2nd Brigade

17th Iowa Regiment (540 men) 27 figures - inexperienced, trained, musket

10th Missouri Regiment (500 men) 25 figures - experienced, well trained, steady morale, musket

80th Ohio Regiment (480 men) 24 figures - inexperienced, trained, musket

3rd Brigade

93rd Illinois Regiment (460 men) 23 figures - inexperienced, trained, musket

5th Iowa Regiment (540 men) 27 figures - inexperienced, trained, musket

10th Iowa Regiment (560 men) 28 figures - inexperienced, trained, musket

26th Missouri Regiment (480 men) 24 figures - experienced, well trained, steady morale, musket

Cavalry Battalion

2nd Illinois A & E Companies (80 men) 4 figures - experienced, well trained, steady morale, sabre, pistol and carbine

4th Missouri F Company (50 men) 3 figures - experienced, well trained, steady morale, sabre, pistol and carbine

Ohio 4th Independent Company (60 men) 3 figures - experienced, well trained, steady morale, sabre, pistol and carbine

The Rebel Charge by Mort-Kunstler

THE BATTLE AS IT HAPPENED

Skirmishing had started around 7am between the Union's vanguard and some Confederate militia from Raymond who were patrolling south of the Fourteen Mile Creek on the Utica Road. Despite a determined attempt to hold back the Union soldiers, the militia were no match for the regulars and found themselves retreating back across the bridge to the north bank, before eventually making their way back to Raymond. The defence of the creek was now the responsibility of Gregg's strike force.

As the Union skirmishers advanced down into the gully where the creek ran there was a sudden crack of volley fire from the trees opposite and three cannon opened fire, scattering the Union troops and sending them running back to their lines. This prompted Union Maj.General John A."Black Jack" Logan to rapidly deploy his division and bring the artillery forward to form a formidable battery of 22 guns. Despite being outnumbered, Gregg opted to attack rather than defend, and sent the 7th Texas Regiment forward to assault the bridge and Union troops advancing on the Utica Road, while the Tennessee Regiments all advanced along the creek and seized the bridge on the Lower Gallatin Road. The windless day meant the gun-smoke hung in the air and soon the battlefield was a chaotic disorderly fight with many units on both sides simply following their own junior officer's intuition rather than following an overall plan. The more experienced Confederates began to push back the Union line and almost succeeded in routing the entire Union Third Division, but in that critical moment, when all looked lost for Brig. General Logan as he rode among his fleeing men shouting at them to stand and fight, Brig.General Crocker and the Seventh Division arrived in support. Suddenly faced with five fresh Union brigades, the now exhausted and battle scarred Confederates began to fall back. Logan managed to rally the majority of his men once they saw their reinforcements arriving and combined, they counterattacked along the entire front. By mid-afternoon the Confederates had only one cannon remaining in action and some infantry regiments had suffered over 50% casualties. Fearing that even more Union soldiers may be yet to arrive, Gregg reluctantly ordered the army to withdraw, and in a fighting retreat they managed to pull back to Jackson and General Johnston's army.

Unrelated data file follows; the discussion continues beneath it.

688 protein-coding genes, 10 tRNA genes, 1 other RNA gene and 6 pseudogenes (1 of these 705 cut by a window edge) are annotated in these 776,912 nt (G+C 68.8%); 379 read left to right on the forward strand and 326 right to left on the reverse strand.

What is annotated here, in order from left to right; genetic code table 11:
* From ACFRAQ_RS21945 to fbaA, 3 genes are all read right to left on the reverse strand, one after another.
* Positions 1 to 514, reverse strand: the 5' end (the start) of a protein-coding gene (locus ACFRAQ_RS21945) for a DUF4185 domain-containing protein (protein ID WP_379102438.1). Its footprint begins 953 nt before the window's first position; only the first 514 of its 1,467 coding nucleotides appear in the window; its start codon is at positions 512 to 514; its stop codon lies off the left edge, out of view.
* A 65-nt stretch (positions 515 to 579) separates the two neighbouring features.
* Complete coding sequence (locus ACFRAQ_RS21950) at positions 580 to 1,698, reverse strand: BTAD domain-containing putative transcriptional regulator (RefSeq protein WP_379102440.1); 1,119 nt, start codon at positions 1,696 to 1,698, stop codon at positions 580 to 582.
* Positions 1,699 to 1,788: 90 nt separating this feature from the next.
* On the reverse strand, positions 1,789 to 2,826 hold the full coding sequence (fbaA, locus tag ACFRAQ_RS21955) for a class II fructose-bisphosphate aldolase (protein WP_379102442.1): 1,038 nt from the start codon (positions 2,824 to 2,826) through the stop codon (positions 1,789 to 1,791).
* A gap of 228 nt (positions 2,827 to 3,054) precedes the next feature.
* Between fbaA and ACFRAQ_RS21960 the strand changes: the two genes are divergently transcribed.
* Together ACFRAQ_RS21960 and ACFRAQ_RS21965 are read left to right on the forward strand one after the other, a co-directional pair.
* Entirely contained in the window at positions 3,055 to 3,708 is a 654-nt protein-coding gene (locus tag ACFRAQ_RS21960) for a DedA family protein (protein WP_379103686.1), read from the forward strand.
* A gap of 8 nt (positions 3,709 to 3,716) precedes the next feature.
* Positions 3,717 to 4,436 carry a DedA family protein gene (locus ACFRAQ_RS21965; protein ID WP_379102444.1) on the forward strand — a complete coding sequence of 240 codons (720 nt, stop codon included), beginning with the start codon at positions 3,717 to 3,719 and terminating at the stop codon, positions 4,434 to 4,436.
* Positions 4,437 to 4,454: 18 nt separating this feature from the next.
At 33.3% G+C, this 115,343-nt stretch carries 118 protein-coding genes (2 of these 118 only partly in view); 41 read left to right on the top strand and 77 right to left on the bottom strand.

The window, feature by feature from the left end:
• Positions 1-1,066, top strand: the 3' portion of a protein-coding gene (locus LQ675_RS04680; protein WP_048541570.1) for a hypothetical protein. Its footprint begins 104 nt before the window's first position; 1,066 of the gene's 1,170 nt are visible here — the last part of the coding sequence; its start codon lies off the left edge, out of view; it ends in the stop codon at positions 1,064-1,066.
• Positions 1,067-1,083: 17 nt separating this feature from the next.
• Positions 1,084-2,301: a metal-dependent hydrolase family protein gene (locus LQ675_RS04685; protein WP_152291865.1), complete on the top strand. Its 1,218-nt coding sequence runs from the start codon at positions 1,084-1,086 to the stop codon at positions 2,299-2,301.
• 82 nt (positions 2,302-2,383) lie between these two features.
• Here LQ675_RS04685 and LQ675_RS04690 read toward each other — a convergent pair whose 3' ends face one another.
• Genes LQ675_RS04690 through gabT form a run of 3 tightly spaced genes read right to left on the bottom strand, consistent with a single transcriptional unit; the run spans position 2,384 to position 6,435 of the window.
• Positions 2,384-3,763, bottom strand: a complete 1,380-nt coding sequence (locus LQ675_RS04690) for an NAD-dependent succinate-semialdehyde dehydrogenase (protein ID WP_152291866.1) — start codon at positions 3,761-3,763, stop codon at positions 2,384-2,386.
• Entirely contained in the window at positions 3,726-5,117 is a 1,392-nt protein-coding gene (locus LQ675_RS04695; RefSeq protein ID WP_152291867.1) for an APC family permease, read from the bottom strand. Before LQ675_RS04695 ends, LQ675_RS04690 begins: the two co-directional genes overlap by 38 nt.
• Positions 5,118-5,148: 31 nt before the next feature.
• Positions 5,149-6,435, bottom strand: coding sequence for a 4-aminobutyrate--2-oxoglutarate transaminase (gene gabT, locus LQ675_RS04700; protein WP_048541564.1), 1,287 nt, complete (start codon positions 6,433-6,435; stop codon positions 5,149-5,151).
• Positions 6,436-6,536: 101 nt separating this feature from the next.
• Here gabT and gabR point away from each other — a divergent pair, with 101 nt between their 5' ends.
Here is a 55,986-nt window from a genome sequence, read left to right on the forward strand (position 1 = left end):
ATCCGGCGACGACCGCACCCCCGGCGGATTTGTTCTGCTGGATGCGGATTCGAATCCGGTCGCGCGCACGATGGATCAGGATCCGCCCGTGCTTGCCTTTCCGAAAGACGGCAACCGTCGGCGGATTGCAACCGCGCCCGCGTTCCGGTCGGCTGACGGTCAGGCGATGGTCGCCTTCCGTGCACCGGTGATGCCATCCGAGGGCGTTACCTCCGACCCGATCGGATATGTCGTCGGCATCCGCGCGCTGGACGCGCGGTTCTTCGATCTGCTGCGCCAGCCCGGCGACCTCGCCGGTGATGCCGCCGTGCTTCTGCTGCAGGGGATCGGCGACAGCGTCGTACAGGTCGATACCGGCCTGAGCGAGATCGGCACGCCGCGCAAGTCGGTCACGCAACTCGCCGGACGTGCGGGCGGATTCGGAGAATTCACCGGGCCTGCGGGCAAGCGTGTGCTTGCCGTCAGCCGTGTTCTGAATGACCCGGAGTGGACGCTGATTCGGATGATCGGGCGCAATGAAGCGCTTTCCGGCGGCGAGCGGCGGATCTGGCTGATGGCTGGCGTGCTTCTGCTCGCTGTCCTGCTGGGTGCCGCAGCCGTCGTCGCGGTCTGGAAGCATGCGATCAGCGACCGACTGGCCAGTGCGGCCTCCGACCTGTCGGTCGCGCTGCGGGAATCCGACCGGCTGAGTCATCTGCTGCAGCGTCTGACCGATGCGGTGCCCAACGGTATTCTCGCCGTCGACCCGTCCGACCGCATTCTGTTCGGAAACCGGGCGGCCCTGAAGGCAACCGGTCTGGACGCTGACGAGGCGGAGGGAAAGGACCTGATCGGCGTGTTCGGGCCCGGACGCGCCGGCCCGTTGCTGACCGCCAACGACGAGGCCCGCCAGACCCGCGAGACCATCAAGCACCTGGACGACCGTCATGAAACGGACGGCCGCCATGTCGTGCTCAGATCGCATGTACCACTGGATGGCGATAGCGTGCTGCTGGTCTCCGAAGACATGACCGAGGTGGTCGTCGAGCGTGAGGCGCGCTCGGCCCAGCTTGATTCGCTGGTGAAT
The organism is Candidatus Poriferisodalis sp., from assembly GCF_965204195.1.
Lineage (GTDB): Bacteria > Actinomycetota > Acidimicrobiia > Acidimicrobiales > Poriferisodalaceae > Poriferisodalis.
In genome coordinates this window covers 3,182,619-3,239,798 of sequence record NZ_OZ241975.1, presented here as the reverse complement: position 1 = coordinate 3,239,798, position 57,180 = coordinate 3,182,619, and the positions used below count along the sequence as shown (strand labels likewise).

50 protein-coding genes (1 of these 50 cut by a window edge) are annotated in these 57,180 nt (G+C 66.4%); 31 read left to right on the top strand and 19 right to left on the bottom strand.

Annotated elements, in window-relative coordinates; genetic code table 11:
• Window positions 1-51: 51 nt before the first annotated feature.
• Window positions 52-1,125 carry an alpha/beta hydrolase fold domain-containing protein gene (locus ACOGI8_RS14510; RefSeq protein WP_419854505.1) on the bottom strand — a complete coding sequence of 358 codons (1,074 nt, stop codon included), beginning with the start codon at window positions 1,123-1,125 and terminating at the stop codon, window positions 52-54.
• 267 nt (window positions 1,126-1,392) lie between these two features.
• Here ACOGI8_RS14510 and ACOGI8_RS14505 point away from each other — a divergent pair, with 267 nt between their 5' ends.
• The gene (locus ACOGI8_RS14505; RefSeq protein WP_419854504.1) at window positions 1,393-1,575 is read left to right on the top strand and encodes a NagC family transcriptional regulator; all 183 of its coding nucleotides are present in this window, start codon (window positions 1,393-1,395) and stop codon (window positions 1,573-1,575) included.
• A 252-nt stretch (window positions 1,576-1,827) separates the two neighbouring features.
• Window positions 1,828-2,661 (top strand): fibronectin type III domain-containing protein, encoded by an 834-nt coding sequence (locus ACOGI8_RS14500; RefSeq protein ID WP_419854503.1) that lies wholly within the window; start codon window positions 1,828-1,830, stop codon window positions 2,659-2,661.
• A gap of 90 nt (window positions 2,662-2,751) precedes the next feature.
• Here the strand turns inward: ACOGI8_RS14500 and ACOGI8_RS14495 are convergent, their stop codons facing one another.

WARGAMING THE BATTLE

This is a fantastic engagement to re-fight on the table, pitching the battle hardened Confederates against the more numerous but less experienced Union regiments.

There needs to be an account of time kept when playing the game, the battle started as per our map above at 9am and there should be sufficient game turns played to represent at least four hours of time passing before Brig.Gen Crocker and the Seventh Division begin to arrive. An agreed method of dicing their arrival would also be good as their advance on to the battlefield would have been gradual in a line of march.


We make no apologies for timing this Battle For Wargamers to wet the appetite of all those eagerly awaiting the launch of the fantastic new Epic Battles Range of ACE figures by Warlord Games in mid-March. The figures for that would lend themselves perfectly to this battle, simply changing the number of figures we have suggested with a number of bases instead to represent either small, medium or large regiments.


Use the discount code RAYMOND10 and get an extra £10 off our pre-order bundle

If you pre-order yours from us having read this battle, we are offering an extra £10 off our Epic Bundle (as above) and an extra 10% off all the rest of the range as well as our ACW books,

Use the discount code RAYMOND10 for the bundle and RAYMONDoff on other sets and books.